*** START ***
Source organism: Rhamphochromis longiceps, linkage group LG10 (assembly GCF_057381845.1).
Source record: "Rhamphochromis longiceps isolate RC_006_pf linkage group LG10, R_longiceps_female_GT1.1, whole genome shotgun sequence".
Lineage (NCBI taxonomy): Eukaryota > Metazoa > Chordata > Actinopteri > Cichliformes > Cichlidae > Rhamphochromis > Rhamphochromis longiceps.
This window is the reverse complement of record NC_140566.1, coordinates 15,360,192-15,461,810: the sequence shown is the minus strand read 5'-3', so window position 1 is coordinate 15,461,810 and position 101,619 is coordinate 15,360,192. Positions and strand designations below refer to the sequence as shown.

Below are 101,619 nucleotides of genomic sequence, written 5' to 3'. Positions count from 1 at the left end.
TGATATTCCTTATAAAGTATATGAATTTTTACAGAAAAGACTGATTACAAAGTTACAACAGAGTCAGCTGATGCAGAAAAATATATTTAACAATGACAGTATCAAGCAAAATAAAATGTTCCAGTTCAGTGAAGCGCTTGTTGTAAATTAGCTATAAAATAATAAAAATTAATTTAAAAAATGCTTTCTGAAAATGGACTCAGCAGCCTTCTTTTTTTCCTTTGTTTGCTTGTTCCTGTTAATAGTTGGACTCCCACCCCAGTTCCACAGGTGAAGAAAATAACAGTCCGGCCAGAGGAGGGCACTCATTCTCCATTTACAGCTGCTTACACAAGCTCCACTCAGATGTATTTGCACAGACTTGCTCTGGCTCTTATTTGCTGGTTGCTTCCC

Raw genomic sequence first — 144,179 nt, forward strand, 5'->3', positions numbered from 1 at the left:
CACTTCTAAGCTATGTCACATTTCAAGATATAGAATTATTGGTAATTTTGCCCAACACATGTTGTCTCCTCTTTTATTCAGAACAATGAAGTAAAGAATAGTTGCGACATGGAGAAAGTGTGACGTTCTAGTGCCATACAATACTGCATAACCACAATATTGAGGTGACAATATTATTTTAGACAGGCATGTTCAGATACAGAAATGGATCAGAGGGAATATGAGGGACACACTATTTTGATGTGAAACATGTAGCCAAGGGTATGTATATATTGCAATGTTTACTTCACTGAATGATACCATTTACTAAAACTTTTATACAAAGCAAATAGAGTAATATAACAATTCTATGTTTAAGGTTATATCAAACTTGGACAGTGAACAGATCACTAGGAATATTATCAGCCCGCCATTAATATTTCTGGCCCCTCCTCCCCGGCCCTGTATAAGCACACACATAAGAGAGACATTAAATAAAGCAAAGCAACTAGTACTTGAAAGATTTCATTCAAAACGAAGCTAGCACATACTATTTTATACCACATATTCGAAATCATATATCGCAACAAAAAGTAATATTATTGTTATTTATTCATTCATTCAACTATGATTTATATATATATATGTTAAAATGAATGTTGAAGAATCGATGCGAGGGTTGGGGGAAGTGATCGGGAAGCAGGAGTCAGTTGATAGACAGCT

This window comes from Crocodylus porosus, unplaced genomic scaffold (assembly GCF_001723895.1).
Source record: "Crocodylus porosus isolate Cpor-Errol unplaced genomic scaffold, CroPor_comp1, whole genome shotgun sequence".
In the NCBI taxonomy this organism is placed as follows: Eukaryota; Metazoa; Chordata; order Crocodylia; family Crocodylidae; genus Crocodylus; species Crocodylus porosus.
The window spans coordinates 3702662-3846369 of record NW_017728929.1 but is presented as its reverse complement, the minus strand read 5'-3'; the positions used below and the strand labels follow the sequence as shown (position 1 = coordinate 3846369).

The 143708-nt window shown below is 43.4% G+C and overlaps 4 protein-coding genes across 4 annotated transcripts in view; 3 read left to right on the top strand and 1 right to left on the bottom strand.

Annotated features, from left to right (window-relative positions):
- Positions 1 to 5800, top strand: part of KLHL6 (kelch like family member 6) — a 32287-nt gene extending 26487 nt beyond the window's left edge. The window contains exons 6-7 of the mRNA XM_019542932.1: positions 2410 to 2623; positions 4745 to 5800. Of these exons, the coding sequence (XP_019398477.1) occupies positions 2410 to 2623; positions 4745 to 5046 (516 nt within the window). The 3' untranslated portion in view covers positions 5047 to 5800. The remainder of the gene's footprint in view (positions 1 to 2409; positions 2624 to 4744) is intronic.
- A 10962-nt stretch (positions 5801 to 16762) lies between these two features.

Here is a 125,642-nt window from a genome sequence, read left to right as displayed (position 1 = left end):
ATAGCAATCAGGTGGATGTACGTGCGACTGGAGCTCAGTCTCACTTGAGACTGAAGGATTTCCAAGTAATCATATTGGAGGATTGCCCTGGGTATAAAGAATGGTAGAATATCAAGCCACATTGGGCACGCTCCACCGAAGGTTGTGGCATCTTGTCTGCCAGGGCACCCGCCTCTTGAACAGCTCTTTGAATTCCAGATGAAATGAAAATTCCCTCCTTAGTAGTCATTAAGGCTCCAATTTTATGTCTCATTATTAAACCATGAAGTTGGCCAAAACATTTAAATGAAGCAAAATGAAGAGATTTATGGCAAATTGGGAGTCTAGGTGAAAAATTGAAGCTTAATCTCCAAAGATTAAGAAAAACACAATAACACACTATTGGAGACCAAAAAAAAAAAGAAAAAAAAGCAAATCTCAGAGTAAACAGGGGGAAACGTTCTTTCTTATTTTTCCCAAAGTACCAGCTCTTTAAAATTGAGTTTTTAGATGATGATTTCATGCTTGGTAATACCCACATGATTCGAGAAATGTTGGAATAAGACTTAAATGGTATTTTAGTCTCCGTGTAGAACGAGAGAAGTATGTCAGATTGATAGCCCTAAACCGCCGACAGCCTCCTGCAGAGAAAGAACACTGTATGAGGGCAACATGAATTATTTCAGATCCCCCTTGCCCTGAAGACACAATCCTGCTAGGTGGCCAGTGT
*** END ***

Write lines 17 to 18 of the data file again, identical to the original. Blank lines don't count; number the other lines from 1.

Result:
Here is a 125,642-nt window from a genome sequence, read left to right as displayed (position 1 = left end):
ATAGCAATCAGGTGGATGTACGTGCGACTGGAGCTCAGTCTCACTTGAGACTGAAGGATTTCCAAGTAATCATATTGGAGGATTGCCCTGGGTATAAAGAATGGTAGAATATCAAGCCACATTGGGCACGCTCCACCGAAGGTTGTGGCATCTTGTCTGCCAGGGCACCCGCCTCTTGAACAGCTCTTTGAATTCCAGATGAAATGAAAATTCCCTCCTTAGTAGTCATTAAGGCTCCAATTTTATGTCTCATTATTAAACCATGAAGTTGGCCAAAACATTTAAATGAAGCAAAATGAAGAGATTTATGGCAAATTGGGAGTCTAGGTGAAAAATTGAAGCTTAATCTCCAAAGATTAAGAAAAACACAATAACACACTATTGGAGACCAAAAAAAAAAAGAAAAAAAAGCAAATCTCAGAGTAAACAGGGGGAAACGTTCTTTCTTATTTTTCCCAAAGTACCAGCTCTTTAAAATTGAGTTTTTAGATGATGATTTCATGCTTGGTAATACCCACATGATTCGAGAAATGTTGGAATAAGACTTAAATGGTATTTTAGTCTCCGTGTAGAACGAGAGAAGTATGTCAGATTGATAGCCCTAAACCGCCGACAGCCTCCTGCAGAGAAAGAACACTGTATGAGGGCAACATGAATTATTTCAGATCCCCCTTGCCCTGAAGACACAATCCTGCTAGGTGGCCAGTGT